Even the Art Is All About the Brain at New Institute
Editors’ Note: This feature appears as it was published in the spring 2018 edition of UT Dallas Magazine. Titles or faculty members listed may have changed since that time.
The new Brain Performance Institute building includes “Introspection.”
David Gappa’s “Introspection” has been described as a visible interpretation of the communication between nerves.
Commissioned for the new Brain Performance Institute, the glass neuron installation is an artistic statement in the interior of the 62,000-square-foot building that was officially opened in October. The 5,300-pound illuminated glass installation depicts the electric impulses that pass between nerve cells. The piece includes 175 LED-illuminated glass spires and 1,050 hand-blown glass spheres.
Former first lady Laura Bush and UT Dallas President Richard Benson helped dedicate the facility, which is adjacent to the Center for BrainHealth.
The architecture and interior design of the building were inspired by the anatomy of the brain. “Introspection” was installed in the ellipse-shaped multipurpose room that represents the frontal lobe of the brain, especially appropriate since that lobe is responsible for social, dynamic and active functions.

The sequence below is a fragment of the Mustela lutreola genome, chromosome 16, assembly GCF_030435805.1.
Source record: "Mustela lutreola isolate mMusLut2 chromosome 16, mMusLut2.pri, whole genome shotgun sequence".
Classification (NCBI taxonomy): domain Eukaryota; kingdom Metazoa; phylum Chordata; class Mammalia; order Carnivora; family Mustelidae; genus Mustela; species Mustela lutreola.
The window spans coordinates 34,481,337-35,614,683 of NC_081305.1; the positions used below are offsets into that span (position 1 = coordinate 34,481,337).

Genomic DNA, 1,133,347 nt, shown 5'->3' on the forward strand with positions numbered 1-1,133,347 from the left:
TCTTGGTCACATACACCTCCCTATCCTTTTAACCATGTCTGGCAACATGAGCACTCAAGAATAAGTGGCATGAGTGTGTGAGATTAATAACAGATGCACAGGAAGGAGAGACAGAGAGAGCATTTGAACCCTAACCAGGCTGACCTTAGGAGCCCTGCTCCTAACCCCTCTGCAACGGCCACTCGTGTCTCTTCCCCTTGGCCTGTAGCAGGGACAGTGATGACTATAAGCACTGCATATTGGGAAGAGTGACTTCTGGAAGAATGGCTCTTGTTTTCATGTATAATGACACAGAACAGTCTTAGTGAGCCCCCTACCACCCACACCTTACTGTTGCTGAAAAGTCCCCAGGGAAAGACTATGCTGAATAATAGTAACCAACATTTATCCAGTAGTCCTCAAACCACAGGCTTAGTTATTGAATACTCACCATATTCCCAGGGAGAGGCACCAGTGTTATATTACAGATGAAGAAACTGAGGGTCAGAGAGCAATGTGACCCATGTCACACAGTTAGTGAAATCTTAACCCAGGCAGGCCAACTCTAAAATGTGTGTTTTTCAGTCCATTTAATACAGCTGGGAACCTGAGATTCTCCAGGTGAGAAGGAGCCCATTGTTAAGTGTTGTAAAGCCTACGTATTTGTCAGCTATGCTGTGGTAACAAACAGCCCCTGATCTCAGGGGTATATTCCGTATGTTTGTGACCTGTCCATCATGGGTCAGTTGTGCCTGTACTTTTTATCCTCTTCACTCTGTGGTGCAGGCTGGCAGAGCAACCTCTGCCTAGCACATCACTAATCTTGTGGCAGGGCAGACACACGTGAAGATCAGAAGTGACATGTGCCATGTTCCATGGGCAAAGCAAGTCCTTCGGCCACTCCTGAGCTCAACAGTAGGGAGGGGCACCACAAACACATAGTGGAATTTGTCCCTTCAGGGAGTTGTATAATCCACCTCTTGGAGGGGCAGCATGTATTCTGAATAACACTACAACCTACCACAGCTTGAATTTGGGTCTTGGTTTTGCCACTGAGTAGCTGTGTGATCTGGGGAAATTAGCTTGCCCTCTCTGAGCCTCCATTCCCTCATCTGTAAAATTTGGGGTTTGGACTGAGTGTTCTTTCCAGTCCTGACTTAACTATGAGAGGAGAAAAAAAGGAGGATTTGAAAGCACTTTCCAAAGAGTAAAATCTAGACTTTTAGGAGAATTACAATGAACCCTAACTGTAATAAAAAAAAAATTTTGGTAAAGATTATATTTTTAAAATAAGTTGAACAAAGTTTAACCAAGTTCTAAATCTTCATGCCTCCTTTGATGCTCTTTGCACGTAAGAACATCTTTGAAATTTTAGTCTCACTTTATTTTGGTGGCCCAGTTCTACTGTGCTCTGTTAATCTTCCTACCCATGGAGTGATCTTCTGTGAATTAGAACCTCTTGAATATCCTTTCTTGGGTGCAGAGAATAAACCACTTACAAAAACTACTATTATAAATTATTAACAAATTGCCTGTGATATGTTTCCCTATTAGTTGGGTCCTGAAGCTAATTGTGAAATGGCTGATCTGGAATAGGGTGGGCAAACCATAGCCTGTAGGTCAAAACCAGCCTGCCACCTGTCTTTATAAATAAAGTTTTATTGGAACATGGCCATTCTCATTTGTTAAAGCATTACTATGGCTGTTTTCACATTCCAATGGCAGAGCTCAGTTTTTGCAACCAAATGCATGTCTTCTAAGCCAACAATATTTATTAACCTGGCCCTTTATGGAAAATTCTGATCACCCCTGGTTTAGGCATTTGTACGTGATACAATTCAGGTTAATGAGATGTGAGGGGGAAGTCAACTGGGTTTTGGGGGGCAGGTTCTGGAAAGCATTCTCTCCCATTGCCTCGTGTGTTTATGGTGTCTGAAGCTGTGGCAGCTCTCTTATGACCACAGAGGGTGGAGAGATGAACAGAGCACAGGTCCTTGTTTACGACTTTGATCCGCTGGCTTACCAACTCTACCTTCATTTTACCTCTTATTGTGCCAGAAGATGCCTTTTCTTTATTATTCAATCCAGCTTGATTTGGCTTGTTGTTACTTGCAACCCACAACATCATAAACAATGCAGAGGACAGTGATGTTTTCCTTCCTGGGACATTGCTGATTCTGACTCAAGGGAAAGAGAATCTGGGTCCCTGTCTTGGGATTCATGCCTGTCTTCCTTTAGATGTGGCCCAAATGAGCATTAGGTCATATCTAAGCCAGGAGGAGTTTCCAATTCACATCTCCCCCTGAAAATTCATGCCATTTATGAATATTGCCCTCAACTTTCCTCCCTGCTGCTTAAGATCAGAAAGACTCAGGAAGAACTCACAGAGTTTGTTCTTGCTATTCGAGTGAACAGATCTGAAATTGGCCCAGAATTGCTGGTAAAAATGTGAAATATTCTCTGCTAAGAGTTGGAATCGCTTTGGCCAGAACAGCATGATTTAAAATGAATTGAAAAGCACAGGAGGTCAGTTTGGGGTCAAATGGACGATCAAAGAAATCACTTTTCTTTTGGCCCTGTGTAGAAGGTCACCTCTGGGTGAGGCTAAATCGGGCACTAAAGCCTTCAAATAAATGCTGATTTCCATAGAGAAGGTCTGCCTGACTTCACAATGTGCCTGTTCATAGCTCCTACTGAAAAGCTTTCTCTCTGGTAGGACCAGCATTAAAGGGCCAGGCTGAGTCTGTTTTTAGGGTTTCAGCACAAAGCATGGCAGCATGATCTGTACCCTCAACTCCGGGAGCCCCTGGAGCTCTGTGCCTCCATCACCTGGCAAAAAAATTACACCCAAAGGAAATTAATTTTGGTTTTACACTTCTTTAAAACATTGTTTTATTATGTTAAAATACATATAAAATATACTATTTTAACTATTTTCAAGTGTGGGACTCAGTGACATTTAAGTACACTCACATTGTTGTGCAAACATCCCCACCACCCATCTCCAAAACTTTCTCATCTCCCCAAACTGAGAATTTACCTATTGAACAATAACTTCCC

The Brain Performance Institute offers science-based programs for increasing brain performance and health in people of all ages that are affected by various conditions.
“This isn’t just about preventing dementia, although it’s important to so many. It’s about improving brain performance and health in everyone right now,” said Leanne Young PhD’16, executive director of the institute. “The institute will help young people focus in school, retrain the minds of those affected by military experiences or sports injuries, strengthen mental acuity among corporate leaders and empower each and every one of us to take charge of our own brains so that we can have healthier, stronger, more energetic brains today and in the future.”